Inevitably though, some of the mud was always going to be hurled towards the stage. It seemed to start with L7. For the uninitiated, L7 were four female grunge-punks who weren’t exactly backwards at coming forwards. I loved that whole Riot Grrrl movement they found themselves part of, in spite of the fact that, being male, it really shouldn’t have appealed to me.  Bands like L7, Babes In Toyland and Bikini Kill were all about female empowerment and sticking a big one up to the male chauvinist-dominated music industry, media and rock music consumer. But I admired that, modern man that I was. Not in a patronising way either, women always offered something different to the male perspective in rock music and these bands were exactly that – different.

Earlier that year, L7 performed their hit Pretend We’re Dead live on trashy late night TV show The Word. As the band thrashed the final chords of the song and proceeded to trash the set, the cameras caught singer Donita Sparks with her jeans around her ankles and her bits in full view on national TV; it was enough to leave even host Terry Christian speechless! (See it here, in full gruesome detail...[2]) Now, being pelted with mud during a frustrating set at Reading, Ms Sparks took things one step further. Rather than simply telling the offending audience members where they could stick their mud, she simply rummaged around in her pants, removed a blood-stained female sanitary product from inside herself and lobbed it into the crowd, yelling: “Eat my used tampon, fuckers!” Cue another rapid crowd dispersal…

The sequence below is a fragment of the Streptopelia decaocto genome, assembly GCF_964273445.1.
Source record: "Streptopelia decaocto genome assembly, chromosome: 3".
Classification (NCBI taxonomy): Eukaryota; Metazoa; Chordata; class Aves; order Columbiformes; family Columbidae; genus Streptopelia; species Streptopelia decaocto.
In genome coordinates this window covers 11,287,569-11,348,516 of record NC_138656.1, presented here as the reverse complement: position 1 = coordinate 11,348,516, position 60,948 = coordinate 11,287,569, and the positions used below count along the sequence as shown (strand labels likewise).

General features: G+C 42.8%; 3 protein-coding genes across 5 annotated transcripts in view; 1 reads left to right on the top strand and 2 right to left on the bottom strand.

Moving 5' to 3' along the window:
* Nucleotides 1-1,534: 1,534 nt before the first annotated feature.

The mud-flinging continued for a while (predictably it reached a peak during Mudhoney’s set!) before things began to settle down as the time for Nirvana drew nigh. Sadly, I hadn’t quite gotten into Nick Cave & The Bad Seeds by that point, so couldn’t appreciate the majesty that adorned the stage as the sky darkened, but I was there as Kurt Cobain was pushed onto the stage in a wheelchair while wearing a blonde wig and hospital gown (a sardonic swipe at the rumours of his and Courtney’s health in the media), and the legendary headline slot kicked into life and what would become a significant moment in rock music history began to unfold.

That history would have it that this was Nirvana’s defining moment; that this really was the world’s greatest band at the time at their absolute zenith. It is believed by many that this was one of the greatest rock shows of all time. Yet I was rather underwhelmed. Sure, I remember it and yes, it was a pretty good show. The band was on form and Kurt seemed surprisingly cheerful and boyish, quite charming in fact. Yet I wasn’t blown away. I left the Reading Festival in 1992 with loads of great memories and stories, but while everyone else spoke of being there as Nirvana ripped the place up, I recall how on the previous night Public Enemy absolutely destroyed me.

That PE show made me feel like I’d been assaulted, physically beaten by a gang of politically-aware African-American freedom fighters wielding the most powerful weapons in existence – passion, words and FUCKING IMMENSE BEATS.


[1] As odd as it may seem, the reason Björn Again played at all is because Kurt Cobain insisted on it as a condition of Nirvana headlining. Or so the story goes.
[2] The You Tube clip is labelled 1993. It's wrong, it was definitely 1992. Honestly!